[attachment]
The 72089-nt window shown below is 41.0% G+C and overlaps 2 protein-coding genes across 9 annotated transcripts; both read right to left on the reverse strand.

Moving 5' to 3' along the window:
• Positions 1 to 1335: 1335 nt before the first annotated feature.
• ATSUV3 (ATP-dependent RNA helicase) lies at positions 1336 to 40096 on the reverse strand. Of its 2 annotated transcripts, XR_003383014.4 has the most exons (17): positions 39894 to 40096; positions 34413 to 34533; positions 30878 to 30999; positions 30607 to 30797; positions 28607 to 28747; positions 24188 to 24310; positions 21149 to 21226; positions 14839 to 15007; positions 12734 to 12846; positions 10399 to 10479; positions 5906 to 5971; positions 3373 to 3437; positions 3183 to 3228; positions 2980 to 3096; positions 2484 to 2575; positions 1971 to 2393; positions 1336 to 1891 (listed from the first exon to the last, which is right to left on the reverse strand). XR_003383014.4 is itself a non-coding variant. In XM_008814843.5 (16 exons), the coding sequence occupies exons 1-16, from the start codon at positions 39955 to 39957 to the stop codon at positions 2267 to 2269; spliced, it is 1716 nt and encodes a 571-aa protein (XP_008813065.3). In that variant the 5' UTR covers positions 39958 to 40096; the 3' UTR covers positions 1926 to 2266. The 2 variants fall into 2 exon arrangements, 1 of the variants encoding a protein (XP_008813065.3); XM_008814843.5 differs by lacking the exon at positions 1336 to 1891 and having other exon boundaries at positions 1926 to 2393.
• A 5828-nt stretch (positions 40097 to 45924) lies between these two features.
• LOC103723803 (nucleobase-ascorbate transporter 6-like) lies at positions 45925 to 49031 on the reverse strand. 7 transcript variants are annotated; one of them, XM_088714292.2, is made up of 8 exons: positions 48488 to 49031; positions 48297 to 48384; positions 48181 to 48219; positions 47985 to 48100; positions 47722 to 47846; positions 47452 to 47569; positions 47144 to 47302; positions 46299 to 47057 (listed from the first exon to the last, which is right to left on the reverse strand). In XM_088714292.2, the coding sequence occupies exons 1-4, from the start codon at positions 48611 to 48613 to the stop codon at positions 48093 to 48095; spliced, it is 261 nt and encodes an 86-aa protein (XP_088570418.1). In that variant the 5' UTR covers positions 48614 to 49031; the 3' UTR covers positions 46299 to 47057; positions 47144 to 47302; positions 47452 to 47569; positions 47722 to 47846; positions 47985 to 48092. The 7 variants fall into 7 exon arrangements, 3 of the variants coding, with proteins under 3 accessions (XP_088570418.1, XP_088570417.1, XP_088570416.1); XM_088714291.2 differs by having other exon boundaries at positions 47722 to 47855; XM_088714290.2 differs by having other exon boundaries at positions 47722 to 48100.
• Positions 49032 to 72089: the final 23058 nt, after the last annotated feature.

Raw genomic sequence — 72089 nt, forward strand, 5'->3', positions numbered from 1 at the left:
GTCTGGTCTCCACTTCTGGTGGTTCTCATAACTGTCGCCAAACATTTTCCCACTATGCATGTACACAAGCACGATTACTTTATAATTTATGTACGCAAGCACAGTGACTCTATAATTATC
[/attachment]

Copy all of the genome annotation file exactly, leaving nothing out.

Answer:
The 72089-nt window shown below is 41.0% G+C and overlaps 2 protein-coding genes across 9 annotated transcripts; both read right to left on the reverse strand.

Moving 5' to 3' along the window:
• Positions 1 to 1335: 1335 nt before the first annotated feature.
• ATSUV3 (ATP-dependent RNA helicase) lies at positions 1336 to 40096 on the reverse strand. Of its 2 annotated transcripts, XR_003383014.4 has the most exons (17): positions 39894 to 40096; positions 34413 to 34533; positions 30878 to 30999; positions 30607 to 30797; positions 28607 to 28747; positions 24188 to 24310; positions 21149 to 21226; positions 14839 to 15007; positions 12734 to 12846; positions 10399 to 10479; positions 5906 to 5971; positions 3373 to 3437; positions 3183 to 3228; positions 2980 to 3096; positions 2484 to 2575; positions 1971 to 2393; positions 1336 to 1891 (listed from the first exon to the last, which is right to left on the reverse strand). XR_003383014.4 is itself a non-coding variant. In XM_008814843.5 (16 exons), the coding sequence occupies exons 1-16, from the start codon at positions 39955 to 39957 to the stop codon at positions 2267 to 2269; spliced, it is 1716 nt and encodes a 571-aa protein (XP_008813065.3). In that variant the 5' UTR covers positions 39958 to 40096; the 3' UTR covers positions 1926 to 2266. The 2 variants fall into 2 exon arrangements, 1 of the variants encoding a protein (XP_008813065.3); XM_008814843.5 differs by lacking the exon at positions 1336 to 1891 and having other exon boundaries at positions 1926 to 2393.
• A 5828-nt stretch (positions 40097 to 45924) lies between these two features.
• LOC103723803 (nucleobase-ascorbate transporter 6-like) lies at positions 45925 to 49031 on the reverse strand. 7 transcript variants are annotated; one of them, XM_088714292.2, is made up of 8 exons: positions 48488 to 49031; positions 48297 to 48384; positions 48181 to 48219; positions 47985 to 48100; positions 47722 to 47846; positions 47452 to 47569; positions 47144 to 47302; positions 46299 to 47057 (listed from the first exon to the last, which is right to left on the reverse strand). In XM_088714292.2, the coding sequence occupies exons 1-4, from the start codon at positions 48611 to 48613 to the stop codon at positions 48093 to 48095; spliced, it is 261 nt and encodes an 86-aa protein (XP_088570418.1). In that variant the 5' UTR covers positions 48614 to 49031; the 3' UTR covers positions 46299 to 47057; positions 47144 to 47302; positions 47452 to 47569; positions 47722 to 47846; positions 47985 to 48092. The 7 variants fall into 7 exon arrangements, 3 of the variants coding, with proteins under 3 accessions (XP_088570418.1, XP_088570417.1, XP_088570416.1); XM_088714291.2 differs by having other exon boundaries at positions 47722 to 47855; XM_088714290.2 differs by having other exon boundaries at positions 47722 to 48100.
• Positions 49032 to 72089: the final 23058 nt, after the last annotated feature.

Raw genomic sequence — 72089 nt, forward strand, 5'->3', positions numbered from 1 at the left:
GTCTGGTCTCCACTTCTGGTGGTTCTCATAACTGTCGCCAAACATTTTCCCACTATGCATGTACACAAGCACGATTACTTTATAATTTATGTACGCAAGCACAGTGACTCTATAATTATC